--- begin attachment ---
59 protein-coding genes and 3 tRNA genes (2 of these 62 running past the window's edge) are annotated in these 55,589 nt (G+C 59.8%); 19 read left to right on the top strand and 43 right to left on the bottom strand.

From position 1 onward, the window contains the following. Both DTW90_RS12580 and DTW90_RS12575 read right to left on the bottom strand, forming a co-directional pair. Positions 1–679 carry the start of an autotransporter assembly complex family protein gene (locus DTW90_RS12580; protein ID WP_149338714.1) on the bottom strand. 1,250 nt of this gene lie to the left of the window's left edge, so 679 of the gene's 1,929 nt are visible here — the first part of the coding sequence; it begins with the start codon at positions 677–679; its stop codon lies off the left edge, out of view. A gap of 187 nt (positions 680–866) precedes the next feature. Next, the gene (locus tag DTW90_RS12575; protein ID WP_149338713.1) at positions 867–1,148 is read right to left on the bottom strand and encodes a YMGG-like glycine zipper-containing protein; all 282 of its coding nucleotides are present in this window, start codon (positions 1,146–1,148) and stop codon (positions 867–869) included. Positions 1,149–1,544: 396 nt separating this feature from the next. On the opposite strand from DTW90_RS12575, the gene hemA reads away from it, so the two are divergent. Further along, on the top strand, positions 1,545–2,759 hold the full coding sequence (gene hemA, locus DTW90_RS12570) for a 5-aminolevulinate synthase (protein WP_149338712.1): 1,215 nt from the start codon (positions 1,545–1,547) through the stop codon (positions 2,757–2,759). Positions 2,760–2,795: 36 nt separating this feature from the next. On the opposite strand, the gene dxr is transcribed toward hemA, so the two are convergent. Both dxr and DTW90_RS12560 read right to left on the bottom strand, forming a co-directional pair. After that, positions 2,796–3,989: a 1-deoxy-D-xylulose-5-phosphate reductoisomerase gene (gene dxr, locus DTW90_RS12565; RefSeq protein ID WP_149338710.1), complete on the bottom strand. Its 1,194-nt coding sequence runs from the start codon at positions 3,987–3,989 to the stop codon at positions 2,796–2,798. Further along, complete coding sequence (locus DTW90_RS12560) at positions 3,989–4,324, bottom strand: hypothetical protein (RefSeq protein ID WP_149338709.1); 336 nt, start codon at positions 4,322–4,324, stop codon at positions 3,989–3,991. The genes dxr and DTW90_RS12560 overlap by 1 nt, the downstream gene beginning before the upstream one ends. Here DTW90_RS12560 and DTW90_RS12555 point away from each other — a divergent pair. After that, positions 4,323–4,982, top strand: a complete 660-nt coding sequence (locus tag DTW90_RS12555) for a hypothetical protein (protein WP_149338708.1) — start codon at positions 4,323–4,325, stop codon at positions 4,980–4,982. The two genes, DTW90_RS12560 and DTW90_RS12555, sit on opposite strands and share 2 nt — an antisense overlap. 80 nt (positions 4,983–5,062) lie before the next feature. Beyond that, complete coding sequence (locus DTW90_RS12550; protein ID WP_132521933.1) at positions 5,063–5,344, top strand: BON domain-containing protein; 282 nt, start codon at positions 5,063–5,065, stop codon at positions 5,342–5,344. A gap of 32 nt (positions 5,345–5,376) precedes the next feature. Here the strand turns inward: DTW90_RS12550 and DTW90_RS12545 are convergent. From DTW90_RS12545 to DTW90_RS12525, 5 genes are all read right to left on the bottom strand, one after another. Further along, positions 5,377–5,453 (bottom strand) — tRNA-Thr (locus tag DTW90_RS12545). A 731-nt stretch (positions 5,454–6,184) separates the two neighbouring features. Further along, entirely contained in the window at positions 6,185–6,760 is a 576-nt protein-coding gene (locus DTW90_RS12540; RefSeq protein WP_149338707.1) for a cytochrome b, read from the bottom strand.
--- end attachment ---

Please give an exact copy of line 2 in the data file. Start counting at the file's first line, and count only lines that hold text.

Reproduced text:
From position 1 onward, the window contains the following. Both DTW90_RS12580 and DTW90_RS12575 read right to left on the bottom strand, forming a co-directional pair. Positions 1–679 carry the start of an autotransporter assembly complex family protein gene (locus DTW90_RS12580; protein ID WP_149338714.1) on the bottom strand. 1,250 nt of this gene lie to the left of the window's left edge, so 679 of the gene's 1,929 nt are visible here — the first part of the coding sequence; it begins with the start codon at positions 677–679; its stop codon lies off the left edge, out of view. A gap of 187 nt (positions 680–866) precedes the next feature. Next, the gene (locus tag DTW90_RS12575; protein ID WP_149338713.1) at positions 867–1,148 is read right to left on the bottom strand and encodes a YMGG-like glycine zipper-containing protein; all 282 of its coding nucleotides are present in this window, start codon (positions 1,146–1,148) and stop codon (positions 867–869) included. Positions 1,149–1,544: 396 nt separating this feature from the next. On the opposite strand from DTW90_RS12575, the gene hemA reads away from it, so the two are divergent. Further along, on the top strand, positions 1,545–2,759 hold the full coding sequence (gene hemA, locus DTW90_RS12570) for a 5-aminolevulinate synthase (protein WP_149338712.1): 1,215 nt from the start codon (positions 1,545–1,547) through the stop codon (positions 2,757–2,759). Positions 2,760–2,795: 36 nt separating this feature from the next. On the opposite strand, the gene dxr is transcribed toward hemA, so the two are convergent. Both dxr and DTW90_RS12560 read right to left on the bottom strand, forming a co-directional pair. After that, positions 2,796–3,989: a 1-deoxy-D-xylulose-5-phosphate reductoisomerase gene (gene dxr, locus DTW90_RS12565; RefSeq protein ID WP_149338710.1), complete on the bottom strand. Its 1,194-nt coding sequence runs from the start codon at positions 3,987–3,989 to the stop codon at positions 2,796–2,798. Further along, complete coding sequence (locus DTW90_RS12560) at positions 3,989–4,324, bottom strand: hypothetical protein (RefSeq protein ID WP_149338709.1); 336 nt, start codon at positions 4,322–4,324, stop codon at positions 3,989–3,991. The genes dxr and DTW90_RS12560 overlap by 1 nt, the downstream gene beginning before the upstream one ends. Here DTW90_RS12560 and DTW90_RS12555 point away from each other — a divergent pair. After that, positions 4,323–4,982, top strand: a complete 660-nt coding sequence (locus tag DTW90_RS12555) for a hypothetical protein (protein WP_149338708.1) — start codon at positions 4,323–4,325, stop codon at positions 4,980–4,982. The two genes, DTW90_RS12560 and DTW90_RS12555, sit on opposite strands and share 2 nt — an antisense overlap. 80 nt (positions 4,983–5,062) lie before the next feature. Beyond that, complete coding sequence (locus DTW90_RS12550; protein ID WP_132521933.1) at positions 5,063–5,344, top strand: BON domain-containing protein; 282 nt, start codon at positions 5,063–5,065, stop codon at positions 5,342–5,344. A gap of 32 nt (positions 5,345–5,376) precedes the next feature. Here the strand turns inward: DTW90_RS12550 and DTW90_RS12545 are convergent. From DTW90_RS12545 to DTW90_RS12525, 5 genes are all read right to left on the bottom strand, one after another. Further along, positions 5,377–5,453 (bottom strand) — tRNA-Thr (locus tag DTW90_RS12545). A 731-nt stretch (positions 5,454–6,184) separates the two neighbouring features. Further along, entirely contained in the window at positions 6,185–6,760 is a 576-nt protein-coding gene (locus DTW90_RS12540; RefSeq protein WP_149338707.1) for a cytochrome b, read from the bottom strand.